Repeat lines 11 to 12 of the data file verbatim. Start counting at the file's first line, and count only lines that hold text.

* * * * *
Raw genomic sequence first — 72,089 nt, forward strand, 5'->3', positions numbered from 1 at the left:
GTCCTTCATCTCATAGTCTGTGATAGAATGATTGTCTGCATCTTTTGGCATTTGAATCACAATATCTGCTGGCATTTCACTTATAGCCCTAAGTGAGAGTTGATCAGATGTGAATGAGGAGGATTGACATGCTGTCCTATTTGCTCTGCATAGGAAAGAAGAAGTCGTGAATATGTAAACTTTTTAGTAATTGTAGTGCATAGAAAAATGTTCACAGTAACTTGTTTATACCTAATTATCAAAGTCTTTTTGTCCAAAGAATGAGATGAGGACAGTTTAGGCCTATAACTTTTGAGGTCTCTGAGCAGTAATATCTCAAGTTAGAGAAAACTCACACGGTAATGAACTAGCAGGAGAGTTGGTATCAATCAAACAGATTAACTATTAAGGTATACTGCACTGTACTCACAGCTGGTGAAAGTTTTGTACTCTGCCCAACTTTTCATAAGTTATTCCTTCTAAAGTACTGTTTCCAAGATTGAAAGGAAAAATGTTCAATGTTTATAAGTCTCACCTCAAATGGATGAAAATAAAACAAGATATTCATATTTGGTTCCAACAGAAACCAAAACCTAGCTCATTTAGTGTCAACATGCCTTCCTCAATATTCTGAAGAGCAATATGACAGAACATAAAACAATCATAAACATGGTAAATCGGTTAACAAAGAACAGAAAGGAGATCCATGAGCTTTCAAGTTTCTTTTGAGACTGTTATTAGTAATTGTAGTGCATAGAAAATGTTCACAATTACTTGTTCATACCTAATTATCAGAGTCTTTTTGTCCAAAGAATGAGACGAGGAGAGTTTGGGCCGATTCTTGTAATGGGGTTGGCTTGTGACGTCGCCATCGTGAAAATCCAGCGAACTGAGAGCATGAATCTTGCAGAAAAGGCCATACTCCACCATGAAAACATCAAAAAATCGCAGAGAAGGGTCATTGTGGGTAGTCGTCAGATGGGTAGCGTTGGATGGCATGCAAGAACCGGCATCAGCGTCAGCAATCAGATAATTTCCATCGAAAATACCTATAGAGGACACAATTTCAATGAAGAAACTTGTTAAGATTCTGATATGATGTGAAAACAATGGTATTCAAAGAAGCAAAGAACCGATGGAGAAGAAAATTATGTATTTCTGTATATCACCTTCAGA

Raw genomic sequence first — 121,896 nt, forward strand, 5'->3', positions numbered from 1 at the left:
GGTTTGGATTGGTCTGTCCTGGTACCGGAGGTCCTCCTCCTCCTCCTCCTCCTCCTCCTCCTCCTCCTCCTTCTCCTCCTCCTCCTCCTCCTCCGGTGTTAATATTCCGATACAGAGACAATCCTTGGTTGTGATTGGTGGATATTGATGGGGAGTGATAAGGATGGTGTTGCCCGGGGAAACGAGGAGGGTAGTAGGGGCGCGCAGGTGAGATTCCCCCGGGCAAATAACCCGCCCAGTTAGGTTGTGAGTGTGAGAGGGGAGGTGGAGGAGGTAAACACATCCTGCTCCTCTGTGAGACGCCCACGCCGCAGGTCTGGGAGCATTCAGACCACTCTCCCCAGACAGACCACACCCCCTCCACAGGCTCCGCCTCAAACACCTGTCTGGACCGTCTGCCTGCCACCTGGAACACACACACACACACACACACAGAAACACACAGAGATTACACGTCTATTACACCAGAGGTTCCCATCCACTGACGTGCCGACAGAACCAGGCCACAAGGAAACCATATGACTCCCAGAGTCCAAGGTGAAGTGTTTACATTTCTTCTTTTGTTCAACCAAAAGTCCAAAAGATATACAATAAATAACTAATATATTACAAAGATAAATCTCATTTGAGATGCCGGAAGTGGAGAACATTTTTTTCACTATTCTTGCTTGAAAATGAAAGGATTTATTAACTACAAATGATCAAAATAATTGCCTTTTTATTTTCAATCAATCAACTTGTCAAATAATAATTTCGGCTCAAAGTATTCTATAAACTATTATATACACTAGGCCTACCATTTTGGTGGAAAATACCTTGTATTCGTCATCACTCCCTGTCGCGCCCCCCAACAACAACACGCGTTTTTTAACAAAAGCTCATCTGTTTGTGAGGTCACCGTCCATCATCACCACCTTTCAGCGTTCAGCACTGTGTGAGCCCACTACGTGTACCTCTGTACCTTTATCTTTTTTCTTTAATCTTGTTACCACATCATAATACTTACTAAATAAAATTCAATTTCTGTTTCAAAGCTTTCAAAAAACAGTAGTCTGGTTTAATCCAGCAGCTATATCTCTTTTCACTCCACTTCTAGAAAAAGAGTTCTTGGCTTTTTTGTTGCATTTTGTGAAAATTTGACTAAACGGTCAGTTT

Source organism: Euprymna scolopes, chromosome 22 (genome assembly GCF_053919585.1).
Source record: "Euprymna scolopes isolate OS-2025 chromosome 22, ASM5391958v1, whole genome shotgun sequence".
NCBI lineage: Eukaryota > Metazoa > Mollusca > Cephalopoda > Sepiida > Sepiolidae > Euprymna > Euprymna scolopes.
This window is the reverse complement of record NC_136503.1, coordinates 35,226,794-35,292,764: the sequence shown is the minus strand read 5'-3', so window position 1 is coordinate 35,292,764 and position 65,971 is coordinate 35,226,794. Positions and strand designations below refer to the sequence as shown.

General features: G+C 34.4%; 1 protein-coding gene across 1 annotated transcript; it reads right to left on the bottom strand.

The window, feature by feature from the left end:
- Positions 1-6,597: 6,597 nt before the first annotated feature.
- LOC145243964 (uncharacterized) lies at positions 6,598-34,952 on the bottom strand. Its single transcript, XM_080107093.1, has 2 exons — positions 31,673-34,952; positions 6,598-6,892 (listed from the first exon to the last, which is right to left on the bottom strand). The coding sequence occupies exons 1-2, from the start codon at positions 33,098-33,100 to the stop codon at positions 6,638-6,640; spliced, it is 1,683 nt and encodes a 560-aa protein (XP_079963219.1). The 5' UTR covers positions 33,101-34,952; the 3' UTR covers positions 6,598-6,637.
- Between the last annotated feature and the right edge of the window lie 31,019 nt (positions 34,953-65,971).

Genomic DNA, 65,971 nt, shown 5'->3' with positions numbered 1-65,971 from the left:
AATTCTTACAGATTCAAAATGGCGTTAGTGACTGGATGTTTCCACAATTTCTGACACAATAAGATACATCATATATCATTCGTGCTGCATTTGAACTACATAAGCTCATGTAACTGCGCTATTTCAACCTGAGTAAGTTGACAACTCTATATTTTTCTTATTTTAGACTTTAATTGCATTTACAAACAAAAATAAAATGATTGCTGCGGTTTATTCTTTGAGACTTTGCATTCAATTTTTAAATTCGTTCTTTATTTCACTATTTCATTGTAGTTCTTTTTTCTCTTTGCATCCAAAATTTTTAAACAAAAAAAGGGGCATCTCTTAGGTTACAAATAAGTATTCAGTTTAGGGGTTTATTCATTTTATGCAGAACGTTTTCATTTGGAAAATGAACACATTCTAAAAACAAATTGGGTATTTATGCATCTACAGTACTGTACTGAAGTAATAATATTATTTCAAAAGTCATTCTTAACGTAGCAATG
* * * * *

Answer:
- Positions 1-6,597: 6,597 nt before the first annotated feature.
- LOC145243964 (uncharacterized) lies at positions 6,598-34,952 on the bottom strand. Its single transcript, XM_080107093.1, has 2 exons — positions 31,673-34,952; positions 6,598-6,892 (listed from the first exon to the last, which is right to left on the bottom strand). The coding sequence occupies exons 1-2, from the start codon at positions 33,098-33,100 to the stop codon at positions 6,638-6,640; spliced, it is 1,683 nt and encodes a 560-aa protein (XP_079963219.1). The 5' UTR covers positions 33,101-34,952; the 3' UTR covers positions 6,598-6,637.